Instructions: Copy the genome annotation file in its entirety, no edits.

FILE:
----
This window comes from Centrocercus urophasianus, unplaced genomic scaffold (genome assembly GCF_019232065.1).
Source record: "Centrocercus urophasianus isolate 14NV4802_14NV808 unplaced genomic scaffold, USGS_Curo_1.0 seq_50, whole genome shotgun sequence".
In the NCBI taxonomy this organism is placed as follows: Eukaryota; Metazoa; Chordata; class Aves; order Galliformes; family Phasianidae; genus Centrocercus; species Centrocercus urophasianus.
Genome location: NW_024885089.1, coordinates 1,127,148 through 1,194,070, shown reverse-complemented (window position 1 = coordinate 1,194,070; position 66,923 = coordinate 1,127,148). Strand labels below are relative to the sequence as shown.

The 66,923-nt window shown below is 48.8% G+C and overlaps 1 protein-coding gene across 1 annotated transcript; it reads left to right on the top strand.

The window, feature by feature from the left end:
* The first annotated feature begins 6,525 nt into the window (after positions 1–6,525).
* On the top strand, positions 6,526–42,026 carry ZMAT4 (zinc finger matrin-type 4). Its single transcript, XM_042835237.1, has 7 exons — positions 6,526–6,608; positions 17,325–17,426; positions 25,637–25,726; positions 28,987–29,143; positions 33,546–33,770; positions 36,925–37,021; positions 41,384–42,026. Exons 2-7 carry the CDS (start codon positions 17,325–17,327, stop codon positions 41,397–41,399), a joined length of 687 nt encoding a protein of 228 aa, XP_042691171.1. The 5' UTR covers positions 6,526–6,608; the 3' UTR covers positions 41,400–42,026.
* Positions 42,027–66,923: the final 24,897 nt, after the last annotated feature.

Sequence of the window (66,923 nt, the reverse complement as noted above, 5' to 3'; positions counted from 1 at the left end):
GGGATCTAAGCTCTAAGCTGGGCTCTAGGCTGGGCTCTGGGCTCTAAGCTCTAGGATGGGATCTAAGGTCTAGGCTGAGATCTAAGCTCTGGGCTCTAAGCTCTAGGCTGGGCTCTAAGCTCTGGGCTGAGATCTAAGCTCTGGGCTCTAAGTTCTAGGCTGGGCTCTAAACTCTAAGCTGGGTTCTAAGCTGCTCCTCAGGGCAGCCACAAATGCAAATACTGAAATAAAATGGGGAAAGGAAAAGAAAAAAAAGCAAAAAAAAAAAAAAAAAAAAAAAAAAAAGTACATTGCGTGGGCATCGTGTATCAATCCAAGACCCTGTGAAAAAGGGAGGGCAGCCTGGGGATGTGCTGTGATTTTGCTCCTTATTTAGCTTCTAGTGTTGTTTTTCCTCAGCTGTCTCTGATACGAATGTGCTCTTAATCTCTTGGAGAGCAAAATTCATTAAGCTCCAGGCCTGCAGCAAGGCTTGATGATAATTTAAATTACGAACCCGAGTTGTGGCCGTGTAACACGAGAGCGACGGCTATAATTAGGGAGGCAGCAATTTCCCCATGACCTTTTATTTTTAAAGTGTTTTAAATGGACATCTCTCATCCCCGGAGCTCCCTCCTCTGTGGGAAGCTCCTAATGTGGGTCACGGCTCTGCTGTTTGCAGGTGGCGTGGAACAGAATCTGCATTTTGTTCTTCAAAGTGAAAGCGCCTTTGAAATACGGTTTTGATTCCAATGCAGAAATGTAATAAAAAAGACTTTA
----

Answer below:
This window comes from Centrocercus urophasianus, unplaced genomic scaffold (genome assembly GCF_019232065.1).
Source record: "Centrocercus urophasianus isolate 14NV4802_14NV808 unplaced genomic scaffold, USGS_Curo_1.0 seq_50, whole genome shotgun sequence".
In the NCBI taxonomy this organism is placed as follows: Eukaryota; Metazoa; Chordata; class Aves; order Galliformes; family Phasianidae; genus Centrocercus; species Centrocercus urophasianus.
Genome location: NW_024885089.1, coordinates 1,127,148 through 1,194,070, shown reverse-complemented (window position 1 = coordinate 1,194,070; position 66,923 = coordinate 1,127,148). Strand labels below are relative to the sequence as shown.

The 66,923-nt window shown below is 48.8% G+C and overlaps 1 protein-coding gene across 1 annotated transcript; it reads left to right on the top strand.

The window, feature by feature from the left end:
* The first annotated feature begins 6,525 nt into the window (after positions 1–6,525).
* On the top strand, positions 6,526–42,026 carry ZMAT4 (zinc finger matrin-type 4). Its single transcript, XM_042835237.1, has 7 exons — positions 6,526–6,608; positions 17,325–17,426; positions 25,637–25,726; positions 28,987–29,143; positions 33,546–33,770; positions 36,925–37,021; positions 41,384–42,026. Exons 2-7 carry the CDS (start codon positions 17,325–17,327, stop codon positions 41,397–41,399), a joined length of 687 nt encoding a protein of 228 aa, XP_042691171.1. The 5' UTR covers positions 6,526–6,608; the 3' UTR covers positions 41,400–42,026.
* Positions 42,027–66,923: the final 24,897 nt, after the last annotated feature.

Sequence of the window (66,923 nt, the reverse complement as noted above, 5' to 3'; positions counted from 1 at the left end):
GGGATCTAAGCTCTAAGCTGGGCTCTAGGCTGGGCTCTGGGCTCTAAGCTCTAGGATGGGATCTAAGGTCTAGGCTGAGATCTAAGCTCTGGGCTCTAAGCTCTAGGCTGGGCTCTAAGCTCTGGGCTGAGATCTAAGCTCTGGGCTCTAAGTTCTAGGCTGGGCTCTAAACTCTAAGCTGGGTTCTAAGCTGCTCCTCAGGGCAGCCACAAATGCAAATACTGAAATAAAATGGGGAAAGGAAAAGAAAAAAAAGCAAAAAAAAAAAAAAAAAAAAAAAAAAAAGTACATTGCGTGGGCATCGTGTATCAATCCAAGACCCTGTGAAAAAGGGAGGGCAGCCTGGGGATGTGCTGTGATTTTGCTCCTTATTTAGCTTCTAGTGTTGTTTTTCCTCAGCTGTCTCTGATACGAATGTGCTCTTAATCTCTTGGAGAGCAAAATTCATTAAGCTCCAGGCCTGCAGCAAGGCTTGATGATAATTTAAATTACGAACCCGAGTTGTGGCCGTGTAACACGAGAGCGACGGCTATAATTAGGGAGGCAGCAATTTCCCCATGACCTTTTATTTTTAAAGTGTTTTAAATGGACATCTCTCATCCCCGGAGCTCCCTCCTCTGTGGGAAGCTCCTAATGTGGGTCACGGCTCTGCTGTTTGCAGGTGGCGTGGAACAGAATCTGCATTTTGTTCTTCAAAGTGAAAGCGCCTTTGAAATACGGTTTTGATTCCAATGCAGAAATGTAATAAAAAAGACTTTA